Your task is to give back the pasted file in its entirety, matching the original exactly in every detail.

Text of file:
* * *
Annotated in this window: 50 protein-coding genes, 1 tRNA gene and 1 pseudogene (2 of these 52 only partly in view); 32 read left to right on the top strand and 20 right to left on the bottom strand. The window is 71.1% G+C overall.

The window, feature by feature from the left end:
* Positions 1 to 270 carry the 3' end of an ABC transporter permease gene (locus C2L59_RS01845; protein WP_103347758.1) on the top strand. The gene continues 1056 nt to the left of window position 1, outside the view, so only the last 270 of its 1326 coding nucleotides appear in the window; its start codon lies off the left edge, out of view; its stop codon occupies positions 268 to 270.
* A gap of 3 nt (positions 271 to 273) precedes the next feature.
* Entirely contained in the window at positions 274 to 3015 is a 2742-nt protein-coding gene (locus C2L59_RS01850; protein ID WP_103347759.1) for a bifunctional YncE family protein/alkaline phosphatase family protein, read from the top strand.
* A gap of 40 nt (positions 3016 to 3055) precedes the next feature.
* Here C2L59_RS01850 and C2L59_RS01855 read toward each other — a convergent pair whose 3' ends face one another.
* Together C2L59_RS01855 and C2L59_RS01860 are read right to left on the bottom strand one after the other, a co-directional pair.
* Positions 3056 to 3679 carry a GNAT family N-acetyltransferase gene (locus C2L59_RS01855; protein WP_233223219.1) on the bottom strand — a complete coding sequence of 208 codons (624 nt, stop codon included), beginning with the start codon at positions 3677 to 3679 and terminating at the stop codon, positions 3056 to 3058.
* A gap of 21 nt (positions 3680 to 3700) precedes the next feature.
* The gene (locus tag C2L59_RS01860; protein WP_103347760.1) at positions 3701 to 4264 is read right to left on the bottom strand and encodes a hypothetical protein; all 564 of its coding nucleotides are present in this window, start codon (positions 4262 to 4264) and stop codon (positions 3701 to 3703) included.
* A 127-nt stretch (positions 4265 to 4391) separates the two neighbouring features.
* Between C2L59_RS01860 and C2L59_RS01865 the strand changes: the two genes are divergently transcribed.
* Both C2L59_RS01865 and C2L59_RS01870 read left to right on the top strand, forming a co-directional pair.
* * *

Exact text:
Annotated in this window: 50 protein-coding genes, 1 tRNA gene and 1 pseudogene (2 of these 52 only partly in view); 32 read left to right on the top strand and 20 right to left on the bottom strand. The window is 71.1% G+C overall.

The window, feature by feature from the left end:
* Positions 1 to 270 carry the 3' end of an ABC transporter permease gene (locus C2L59_RS01845; protein WP_103347758.1) on the top strand. The gene continues 1056 nt to the left of window position 1, outside the view, so only the last 270 of its 1326 coding nucleotides appear in the window; its start codon lies off the left edge, out of view; its stop codon occupies positions 268 to 270.
* A gap of 3 nt (positions 271 to 273) precedes the next feature.
* Entirely contained in the window at positions 274 to 3015 is a 2742-nt protein-coding gene (locus C2L59_RS01850; protein ID WP_103347759.1) for a bifunctional YncE family protein/alkaline phosphatase family protein, read from the top strand.
* A gap of 40 nt (positions 3016 to 3055) precedes the next feature.
* Here C2L59_RS01850 and C2L59_RS01855 read toward each other — a convergent pair whose 3' ends face one another.
* Together C2L59_RS01855 and C2L59_RS01860 are read right to left on the bottom strand one after the other, a co-directional pair.
* Positions 3056 to 3679 carry a GNAT family N-acetyltransferase gene (locus C2L59_RS01855; protein WP_233223219.1) on the bottom strand — a complete coding sequence of 208 codons (624 nt, stop codon included), beginning with the start codon at positions 3677 to 3679 and terminating at the stop codon, positions 3056 to 3058.
* A gap of 21 nt (positions 3680 to 3700) precedes the next feature.
* The gene (locus tag C2L59_RS01860; protein WP_103347760.1) at positions 3701 to 4264 is read right to left on the bottom strand and encodes a hypothetical protein; all 564 of its coding nucleotides are present in this window, start codon (positions 4262 to 4264) and stop codon (positions 3701 to 3703) included.
* A 127-nt stretch (positions 4265 to 4391) separates the two neighbouring features.
* Between C2L59_RS01860 and C2L59_RS01865 the strand changes: the two genes are divergently transcribed.
* Both C2L59_RS01865 and C2L59_RS01870 read left to right on the top strand, forming a co-directional pair.